Worried if you have Chronic Fatigue Syndrome? 7 FAQs answered by a doctor
Have you been feeling lethargic for a prolonged time without being able to answer why? Maybe it’s time you know about Chronic Fatigue Syndrome (CFS) and go for proper diagnosis and treatment to feel better.
Here, Dr Shelly Singh, Senior Gynaecologist, Rosewalk Hospital, answers some frequently asked questions around CFS.
1. What is chronic fatigue syndrome( CFS)?
Chronic fatigue Syndrome is defined as a complex disorder characterised by a feeling of being constantly fatigued for more than 6 months once other medical conditions that cause fatigue are ruled out. It is also called Myelo Encephalomyelitis (ME) or in the current nomenclature, Systemic Exertional Intolerance Disease (SEID). This fatigue gets worsened on exercise or exertion but does not get better with rest or sleep.
2. What causes CFS?
The causative reasons for CFS are not clearly known. It may be genetic, may run in families and some experts believe it may come about after viral infections or psychological stress. Some believe a combination of large number of causes may trigger it. We have also been hearing about it post Covid-19 infections though the causal risk is not clearly determined.
3. What are the symptoms of Chronic Fatigue Syndrome?
Remember, these symptoms vary from person to person and even in the same patient, it varies from day to day. Some days are better than the other while some are worse.
The common symptoms of CFS are fatigue, physical or mental stress, difficulty in sleeping, not feeling fresh or energetic even on waking up , memory issues and brain fogging, headaches, sore throat, enlarged lymph nodes in the neck and arm pits ,muscle and joint pains. There are difficulties in focus and also dizziness while getting up from lying down or sitting position.
Also remember that diseases which cause similar symptoms like anaemia, diabetes and thyroid diseases are ruled out by the doctor before labelling you as CFS. Some diseases like fibromyalgia, irritable bowel syndrome, depression, sleep disorders may coexist with CFS .
4. What could be possible triggers?
Viral infections, psychological stresses, immunological issues and hormone abnormalities like those of the adrenal, pituitary and hypothalamus may trigger the disorder. However, their significance is still unclear.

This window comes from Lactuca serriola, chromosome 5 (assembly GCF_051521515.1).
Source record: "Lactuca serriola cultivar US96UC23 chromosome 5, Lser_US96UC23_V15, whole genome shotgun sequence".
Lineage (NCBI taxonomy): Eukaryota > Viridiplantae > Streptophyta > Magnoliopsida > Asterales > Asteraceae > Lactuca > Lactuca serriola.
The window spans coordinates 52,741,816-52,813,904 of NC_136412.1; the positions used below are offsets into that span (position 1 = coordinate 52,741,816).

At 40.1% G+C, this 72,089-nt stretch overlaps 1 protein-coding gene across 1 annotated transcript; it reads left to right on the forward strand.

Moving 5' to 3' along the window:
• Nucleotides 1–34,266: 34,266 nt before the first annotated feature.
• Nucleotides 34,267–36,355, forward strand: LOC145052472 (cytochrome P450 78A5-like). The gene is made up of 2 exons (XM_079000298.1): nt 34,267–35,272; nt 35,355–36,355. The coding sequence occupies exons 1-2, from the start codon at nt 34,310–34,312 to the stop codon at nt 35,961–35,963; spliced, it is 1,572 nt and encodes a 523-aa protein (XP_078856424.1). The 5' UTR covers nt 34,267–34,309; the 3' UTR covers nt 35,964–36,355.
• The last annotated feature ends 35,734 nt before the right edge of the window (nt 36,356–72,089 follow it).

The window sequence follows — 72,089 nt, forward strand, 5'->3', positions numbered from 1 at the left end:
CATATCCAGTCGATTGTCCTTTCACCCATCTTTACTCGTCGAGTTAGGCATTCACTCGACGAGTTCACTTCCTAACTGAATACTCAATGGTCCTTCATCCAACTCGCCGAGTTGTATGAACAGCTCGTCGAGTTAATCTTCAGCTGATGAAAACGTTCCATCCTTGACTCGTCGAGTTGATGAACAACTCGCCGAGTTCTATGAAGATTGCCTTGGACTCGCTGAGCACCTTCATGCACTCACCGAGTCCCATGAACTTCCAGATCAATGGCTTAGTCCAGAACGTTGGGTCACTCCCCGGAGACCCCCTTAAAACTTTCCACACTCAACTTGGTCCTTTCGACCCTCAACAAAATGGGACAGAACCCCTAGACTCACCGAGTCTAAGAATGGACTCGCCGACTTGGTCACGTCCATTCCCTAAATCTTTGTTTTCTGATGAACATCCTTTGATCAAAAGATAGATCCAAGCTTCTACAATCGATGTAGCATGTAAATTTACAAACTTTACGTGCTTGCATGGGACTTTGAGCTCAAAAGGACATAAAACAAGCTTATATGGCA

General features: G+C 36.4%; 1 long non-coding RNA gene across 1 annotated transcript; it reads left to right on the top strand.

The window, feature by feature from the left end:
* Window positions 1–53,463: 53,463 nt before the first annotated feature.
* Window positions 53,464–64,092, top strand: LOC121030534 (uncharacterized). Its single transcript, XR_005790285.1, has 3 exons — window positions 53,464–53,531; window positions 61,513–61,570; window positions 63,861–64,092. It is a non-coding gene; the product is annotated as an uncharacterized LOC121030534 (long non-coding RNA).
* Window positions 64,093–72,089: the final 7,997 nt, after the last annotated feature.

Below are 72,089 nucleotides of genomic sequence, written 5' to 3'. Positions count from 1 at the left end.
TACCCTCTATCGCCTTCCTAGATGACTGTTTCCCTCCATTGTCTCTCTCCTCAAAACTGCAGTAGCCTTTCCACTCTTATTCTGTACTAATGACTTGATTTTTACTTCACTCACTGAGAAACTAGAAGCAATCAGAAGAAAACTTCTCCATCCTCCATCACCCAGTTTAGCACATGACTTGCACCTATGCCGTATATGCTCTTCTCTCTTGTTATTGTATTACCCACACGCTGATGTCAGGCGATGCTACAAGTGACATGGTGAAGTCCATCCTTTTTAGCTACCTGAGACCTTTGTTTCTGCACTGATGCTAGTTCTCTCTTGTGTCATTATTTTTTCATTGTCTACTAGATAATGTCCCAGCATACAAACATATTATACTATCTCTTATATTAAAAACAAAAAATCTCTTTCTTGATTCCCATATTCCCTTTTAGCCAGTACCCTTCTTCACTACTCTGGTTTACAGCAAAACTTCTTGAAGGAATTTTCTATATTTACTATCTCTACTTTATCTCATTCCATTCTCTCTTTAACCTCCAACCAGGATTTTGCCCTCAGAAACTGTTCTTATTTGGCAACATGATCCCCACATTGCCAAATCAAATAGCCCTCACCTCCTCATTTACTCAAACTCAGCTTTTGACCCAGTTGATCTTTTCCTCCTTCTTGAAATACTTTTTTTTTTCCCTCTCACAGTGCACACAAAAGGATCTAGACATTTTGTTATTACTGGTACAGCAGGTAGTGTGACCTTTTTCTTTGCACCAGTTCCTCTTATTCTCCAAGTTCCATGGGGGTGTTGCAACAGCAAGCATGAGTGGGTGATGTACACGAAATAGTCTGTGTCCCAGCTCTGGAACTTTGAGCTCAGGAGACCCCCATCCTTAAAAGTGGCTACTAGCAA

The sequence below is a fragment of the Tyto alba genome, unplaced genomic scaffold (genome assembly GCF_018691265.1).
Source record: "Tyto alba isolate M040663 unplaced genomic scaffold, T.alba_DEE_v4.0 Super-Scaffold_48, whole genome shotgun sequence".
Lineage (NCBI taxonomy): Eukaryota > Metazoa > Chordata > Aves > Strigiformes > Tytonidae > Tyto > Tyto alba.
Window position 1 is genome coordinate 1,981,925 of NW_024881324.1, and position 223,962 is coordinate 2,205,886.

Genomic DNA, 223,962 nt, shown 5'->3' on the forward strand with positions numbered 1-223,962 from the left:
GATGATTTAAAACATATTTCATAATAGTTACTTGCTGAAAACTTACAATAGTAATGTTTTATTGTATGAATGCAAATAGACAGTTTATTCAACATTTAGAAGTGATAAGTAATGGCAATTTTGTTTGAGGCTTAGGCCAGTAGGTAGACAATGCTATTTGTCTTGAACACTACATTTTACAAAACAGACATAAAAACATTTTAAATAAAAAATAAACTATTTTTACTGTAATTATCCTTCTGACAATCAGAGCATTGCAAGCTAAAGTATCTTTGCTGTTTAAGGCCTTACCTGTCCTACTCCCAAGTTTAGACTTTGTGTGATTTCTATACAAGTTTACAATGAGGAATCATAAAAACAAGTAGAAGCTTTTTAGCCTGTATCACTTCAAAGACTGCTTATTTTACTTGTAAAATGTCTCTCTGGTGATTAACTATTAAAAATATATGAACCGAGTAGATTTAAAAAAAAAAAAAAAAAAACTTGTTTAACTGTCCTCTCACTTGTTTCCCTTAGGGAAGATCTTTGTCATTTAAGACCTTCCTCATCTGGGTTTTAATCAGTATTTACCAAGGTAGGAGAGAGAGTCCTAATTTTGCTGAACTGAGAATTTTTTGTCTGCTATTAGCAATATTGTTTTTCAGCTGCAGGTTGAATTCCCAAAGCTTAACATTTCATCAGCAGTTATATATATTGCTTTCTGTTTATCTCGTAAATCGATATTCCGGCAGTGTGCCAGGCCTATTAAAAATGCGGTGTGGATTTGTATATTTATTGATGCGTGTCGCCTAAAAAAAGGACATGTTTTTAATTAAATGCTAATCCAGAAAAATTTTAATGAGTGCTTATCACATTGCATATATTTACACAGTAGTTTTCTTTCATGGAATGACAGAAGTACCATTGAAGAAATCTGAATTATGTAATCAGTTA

5. Who are people at risk?
Women, more than men and middle-aged people in the age group of 40-60 or young adults and teenagers, may be at risk.
6. When should you report it to a doctor?
If the symptoms have lasted for more than 6 months and they’ve started affecting your lifestyle, causing work absence, depression or social alienation, please meet a doctor. Symptoms can definitely be toned down with interventions like lifestyle modifications and some medications along with counselling.
Diagnosis is made after taking a complete history , examination and investigations which rule out other medical or psychological conditions which may mimic CFS
7. What is the treatment for Chronic Fatigue Syndrome?
The symptoms which are the most disabling are addressed first. For instance, if the major symptoms are depression, mild antidepressants may be given. If there are headaches or bone and joint pains mild painkillers may be needed.
For myalgias, some prescription medications to treat the same may be warranted.
Exercise regimes tailored to your body, counselling, addressing sleep deprivation are also some ways of reducing the intensity of symptoms. Some patients also do well with support groups while some take refuge in alternate therapy .
See what causes the maximum disruption and work towards countering that first. Seek support of your family and friends.